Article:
Shakespeare's plays were obviously not written for young children. However, we all know that most high school-aged students today do not enjoy studying Shakespeare. I believe this is partly due to the difficult language. Teachers immediately expect understanding, enjoyment and analysis to occur in a single lesson. The student did not have enough time to develop an appreciation for the stories. I feel it is a good idea to introduce children to the general stories using expurgated versions adapted especially for the child mind. In this way, the children will have developed an understanding of the stories and an appreciation for them by the time they are old enough to explore the important themes within them in greater detail. If you read early classic children's literature, you will notice that children were introduced to Shakespeare while young using Nesbit's and Lamb's stories. It was common to name a pet after Greek or Shakespearean heroes. Elizabeth Enright's books are a good example of this. Educators and parents evidently recognized the value of introducing the Bard to children. They followed these preparatory steps not only with Shakespeare, but other classic authors as well.

Taming of the Shrew

In our Home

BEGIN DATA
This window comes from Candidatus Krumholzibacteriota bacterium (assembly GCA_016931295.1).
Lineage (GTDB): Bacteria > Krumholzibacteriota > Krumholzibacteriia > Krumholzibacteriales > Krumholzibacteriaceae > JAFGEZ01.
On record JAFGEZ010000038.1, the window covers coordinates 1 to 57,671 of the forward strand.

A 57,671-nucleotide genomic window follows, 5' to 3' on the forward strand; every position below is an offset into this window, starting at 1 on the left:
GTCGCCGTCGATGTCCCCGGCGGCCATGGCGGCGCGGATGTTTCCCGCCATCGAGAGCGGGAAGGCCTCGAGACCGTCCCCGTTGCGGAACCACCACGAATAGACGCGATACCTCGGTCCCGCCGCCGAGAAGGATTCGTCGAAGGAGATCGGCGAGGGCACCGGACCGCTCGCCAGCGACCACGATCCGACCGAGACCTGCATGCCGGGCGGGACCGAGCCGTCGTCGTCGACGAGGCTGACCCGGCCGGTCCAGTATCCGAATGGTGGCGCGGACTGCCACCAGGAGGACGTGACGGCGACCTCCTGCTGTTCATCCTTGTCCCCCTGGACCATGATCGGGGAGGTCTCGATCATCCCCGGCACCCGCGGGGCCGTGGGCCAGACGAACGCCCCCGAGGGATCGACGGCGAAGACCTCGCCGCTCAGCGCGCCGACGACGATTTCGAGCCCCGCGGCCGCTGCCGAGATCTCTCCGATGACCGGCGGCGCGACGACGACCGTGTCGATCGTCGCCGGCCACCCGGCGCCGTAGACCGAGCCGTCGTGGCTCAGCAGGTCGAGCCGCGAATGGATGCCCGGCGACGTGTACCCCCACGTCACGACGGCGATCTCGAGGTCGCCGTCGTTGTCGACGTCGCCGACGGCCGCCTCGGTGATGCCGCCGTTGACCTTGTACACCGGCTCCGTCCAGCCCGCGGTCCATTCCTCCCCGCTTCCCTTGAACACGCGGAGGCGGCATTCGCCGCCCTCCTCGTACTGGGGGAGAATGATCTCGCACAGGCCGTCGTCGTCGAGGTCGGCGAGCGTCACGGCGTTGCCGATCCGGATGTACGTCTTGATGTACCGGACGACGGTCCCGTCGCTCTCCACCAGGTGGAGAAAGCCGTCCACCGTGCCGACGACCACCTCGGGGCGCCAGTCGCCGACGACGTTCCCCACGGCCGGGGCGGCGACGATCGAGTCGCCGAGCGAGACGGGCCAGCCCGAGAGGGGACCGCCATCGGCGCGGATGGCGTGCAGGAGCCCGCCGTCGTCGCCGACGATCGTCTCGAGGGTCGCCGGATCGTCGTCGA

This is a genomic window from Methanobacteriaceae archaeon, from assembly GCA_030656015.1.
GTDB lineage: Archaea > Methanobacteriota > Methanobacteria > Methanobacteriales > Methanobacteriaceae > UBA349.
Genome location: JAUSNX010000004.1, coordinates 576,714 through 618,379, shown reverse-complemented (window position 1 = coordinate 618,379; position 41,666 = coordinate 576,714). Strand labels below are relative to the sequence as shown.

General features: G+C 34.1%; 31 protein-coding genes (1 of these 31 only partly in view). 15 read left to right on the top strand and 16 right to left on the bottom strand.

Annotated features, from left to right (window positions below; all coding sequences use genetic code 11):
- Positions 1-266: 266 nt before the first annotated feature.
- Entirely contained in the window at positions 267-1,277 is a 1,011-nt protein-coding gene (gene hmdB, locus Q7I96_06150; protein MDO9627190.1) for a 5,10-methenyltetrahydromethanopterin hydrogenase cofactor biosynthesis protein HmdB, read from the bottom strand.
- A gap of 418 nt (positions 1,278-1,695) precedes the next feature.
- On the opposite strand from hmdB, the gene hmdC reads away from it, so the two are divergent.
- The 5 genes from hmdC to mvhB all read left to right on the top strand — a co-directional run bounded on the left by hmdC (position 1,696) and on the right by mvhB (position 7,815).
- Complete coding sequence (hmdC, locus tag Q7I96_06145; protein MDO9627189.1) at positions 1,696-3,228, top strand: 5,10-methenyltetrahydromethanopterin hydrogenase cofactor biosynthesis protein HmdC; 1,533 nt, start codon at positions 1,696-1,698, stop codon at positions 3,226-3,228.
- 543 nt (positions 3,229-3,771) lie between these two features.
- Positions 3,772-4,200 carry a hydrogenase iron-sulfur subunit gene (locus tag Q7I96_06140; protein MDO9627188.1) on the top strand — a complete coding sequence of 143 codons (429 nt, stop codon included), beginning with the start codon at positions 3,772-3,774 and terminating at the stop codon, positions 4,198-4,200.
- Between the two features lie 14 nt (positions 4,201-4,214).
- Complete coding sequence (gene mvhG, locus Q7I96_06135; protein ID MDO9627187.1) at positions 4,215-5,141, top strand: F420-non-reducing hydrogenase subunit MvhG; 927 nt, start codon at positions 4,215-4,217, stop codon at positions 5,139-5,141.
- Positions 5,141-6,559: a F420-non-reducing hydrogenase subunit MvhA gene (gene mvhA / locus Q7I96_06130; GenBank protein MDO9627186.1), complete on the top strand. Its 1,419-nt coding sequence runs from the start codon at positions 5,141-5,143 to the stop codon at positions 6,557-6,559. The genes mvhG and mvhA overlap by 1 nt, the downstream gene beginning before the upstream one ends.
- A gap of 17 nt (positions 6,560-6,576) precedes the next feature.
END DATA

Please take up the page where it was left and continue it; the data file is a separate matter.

When my children reach 7 or 8 yrs of age, I read aloud  Nesbit's  Beautiful Stories from Shakespeare once a week, taking two weeks per tale. I divide a dry erase board into about 9 large grid squares and draw stick figures of each main character as they are introduced. I write the name of the play in the first box. My children do the same on their clipboards by dividing a piece of paper into squares and copying me. I write the name of each character above each stick figure. My young writers only write the first letter of each person's name in each of their boxes.

Often, for a creative narration, the children retell the story (just part of it) using paper dolls or popsicle sticks with the figures puttied onto them. Here is another idea.

We also read Shakespeare, Bard of Avon together. This is a wonderful, simple, yet thorough introduction to his life and works.

As we continue the book in third grade, they make a drawn narration of the tale and label it. We watch Shakespeare: The Animated Tales too, but only AFTER we have finished the story.

We usually act out a Shakespeare play once a year as well and invite our close friends and family to watch the production. Our family has made some beautiful memories this way.

Approximately ten or eleven years of age, my children watch the play online. With their own personal copies of the play in book form open in front them, they follow along. I try to make sure that at least two children are doing this together to make it more fun. My daughters love to watch these plays (if link doesn't work try here) and laugh over the numerous jokes housed in archaic language. This takes twelve weeks to finish as I only allow about 15 minutes per week for this. We don't analyze, just enjoy and of course, spontaneous natural discussions occur too. They usually narrate to me afterwards.

By high school, my children are thoroughly acquainted with several Shakespearean plays and enjoy reading and talking about them. They are now ready for the next step, which involves analysis. Each student on her own reads and studies the plays in Brightest Heaven of Invention and then watches some of the movies that the author recommends. This is done slowly over several years.